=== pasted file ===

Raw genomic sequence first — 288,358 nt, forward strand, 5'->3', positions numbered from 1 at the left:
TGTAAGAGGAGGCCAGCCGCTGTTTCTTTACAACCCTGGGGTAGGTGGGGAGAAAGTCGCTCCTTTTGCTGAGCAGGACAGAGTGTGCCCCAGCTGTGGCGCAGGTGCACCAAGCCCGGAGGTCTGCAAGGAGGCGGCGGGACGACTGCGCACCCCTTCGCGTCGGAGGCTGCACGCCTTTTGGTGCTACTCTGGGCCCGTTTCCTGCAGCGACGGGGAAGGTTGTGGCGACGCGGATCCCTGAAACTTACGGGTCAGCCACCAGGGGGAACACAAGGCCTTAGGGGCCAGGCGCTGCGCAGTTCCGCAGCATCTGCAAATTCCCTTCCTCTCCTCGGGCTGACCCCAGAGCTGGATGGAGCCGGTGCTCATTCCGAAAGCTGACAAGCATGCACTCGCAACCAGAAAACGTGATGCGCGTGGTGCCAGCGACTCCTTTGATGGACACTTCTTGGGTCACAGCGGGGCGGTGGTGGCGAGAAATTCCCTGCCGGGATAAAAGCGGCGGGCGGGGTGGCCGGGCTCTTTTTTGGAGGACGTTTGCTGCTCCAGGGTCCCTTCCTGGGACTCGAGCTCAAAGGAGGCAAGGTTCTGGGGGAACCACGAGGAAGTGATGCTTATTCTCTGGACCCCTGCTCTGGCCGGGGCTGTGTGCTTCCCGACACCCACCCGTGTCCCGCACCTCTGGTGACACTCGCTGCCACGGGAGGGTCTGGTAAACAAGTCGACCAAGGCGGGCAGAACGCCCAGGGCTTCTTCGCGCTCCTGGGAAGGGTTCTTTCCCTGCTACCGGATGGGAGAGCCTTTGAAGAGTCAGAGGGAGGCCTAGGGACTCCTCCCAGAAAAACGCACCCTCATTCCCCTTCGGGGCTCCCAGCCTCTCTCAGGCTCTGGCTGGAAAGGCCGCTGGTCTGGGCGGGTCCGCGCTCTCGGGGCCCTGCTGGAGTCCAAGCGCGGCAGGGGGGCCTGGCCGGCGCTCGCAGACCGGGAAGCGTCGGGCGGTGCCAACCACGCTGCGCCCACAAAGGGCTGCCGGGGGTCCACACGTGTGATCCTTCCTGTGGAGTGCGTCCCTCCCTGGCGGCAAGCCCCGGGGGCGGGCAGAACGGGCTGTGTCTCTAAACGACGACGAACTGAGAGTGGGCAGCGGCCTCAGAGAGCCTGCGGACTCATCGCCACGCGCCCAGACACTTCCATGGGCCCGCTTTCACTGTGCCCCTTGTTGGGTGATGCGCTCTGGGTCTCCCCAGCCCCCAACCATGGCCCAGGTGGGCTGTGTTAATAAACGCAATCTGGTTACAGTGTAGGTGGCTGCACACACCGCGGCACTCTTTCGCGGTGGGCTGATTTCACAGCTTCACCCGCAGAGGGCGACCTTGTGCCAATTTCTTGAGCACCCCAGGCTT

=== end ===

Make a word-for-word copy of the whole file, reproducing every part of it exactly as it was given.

Raw genomic sequence first — 288,358 nt, forward strand, 5'->3', positions numbered from 1 at the left:
TGTAAGAGGAGGCCAGCCGCTGTTTCTTTACAACCCTGGGGTAGGTGGGGAGAAAGTCGCTCCTTTTGCTGAGCAGGACAGAGTGTGCCCCAGCTGTGGCGCAGGTGCACCAAGCCCGGAGGTCTGCAAGGAGGCGGCGGGACGACTGCGCACCCCTTCGCGTCGGAGGCTGCACGCCTTTTGGTGCTACTCTGGGCCCGTTTCCTGCAGCGACGGGGAAGGTTGTGGCGACGCGGATCCCTGAAACTTACGGGTCAGCCACCAGGGGGAACACAAGGCCTTAGGGGCCAGGCGCTGCGCAGTTCCGCAGCATCTGCAAATTCCCTTCCTCTCCTCGGGCTGACCCCAGAGCTGGATGGAGCCGGTGCTCATTCCGAAAGCTGACAAGCATGCACTCGCAACCAGAAAACGTGATGCGCGTGGTGCCAGCGACTCCTTTGATGGACACTTCTTGGGTCACAGCGGGGCGGTGGTGGCGAGAAATTCCCTGCCGGGATAAAAGCGGCGGGCGGGGTGGCCGGGCTCTTTTTTGGAGGACGTTTGCTGCTCCAGGGTCCCTTCCTGGGACTCGAGCTCAAAGGAGGCAAGGTTCTGGGGGAACCACGAGGAAGTGATGCTTATTCTCTGGACCCCTGCTCTGGCCGGGGCTGTGTGCTTCCCGACACCCACCCGTGTCCCGCACCTCTGGTGACACTCGCTGCCACGGGAGGGTCTGGTAAACAAGTCGACCAAGGCGGGCAGAACGCCCAGGGCTTCTTCGCGCTCCTGGGAAGGGTTCTTTCCCTGCTACCGGATGGGAGAGCCTTTGAAGAGTCAGAGGGAGGCCTAGGGACTCCTCCCAGAAAAACGCACCCTCATTCCCCTTCGGGGCTCCCAGCCTCTCTCAGGCTCTGGCTGGAAAGGCCGCTGGTCTGGGCGGGTCCGCGCTCTCGGGGCCCTGCTGGAGTCCAAGCGCGGCAGGGGGGCCTGGCCGGCGCTCGCAGACCGGGAAGCGTCGGGCGGTGCCAACCACGCTGCGCCCACAAAGGGCTGCCGGGGGTCCACACGTGTGATCCTTCCTGTGGAGTGCGTCCCTCCCTGGCGGCAAGCCCCGGGGGCGGGCAGAACGGGCTGTGTCTCTAAACGACGACGAACTGAGAGTGGGCAGCGGCCTCAGAGAGCCTGCGGACTCATCGCCACGCGCCCAGACACTTCCATGGGCCCGCTTTCACTGTGCCCCTTGTTGGGTGATGCGCTCTGGGTCTCCCCAGCCCCCAACCATGGCCCAGGTGGGCTGTGTTAATAAACGCAATCTGGTTACAGTGTAGGTGGCTGCACACACCGCGGCACTCTTTCGCGGTGGGCTGATTTCACAGCTTCACCCGCAGAGGGCGACCTTGTGCCAATTTCTTGAGCACCCCAGGCTT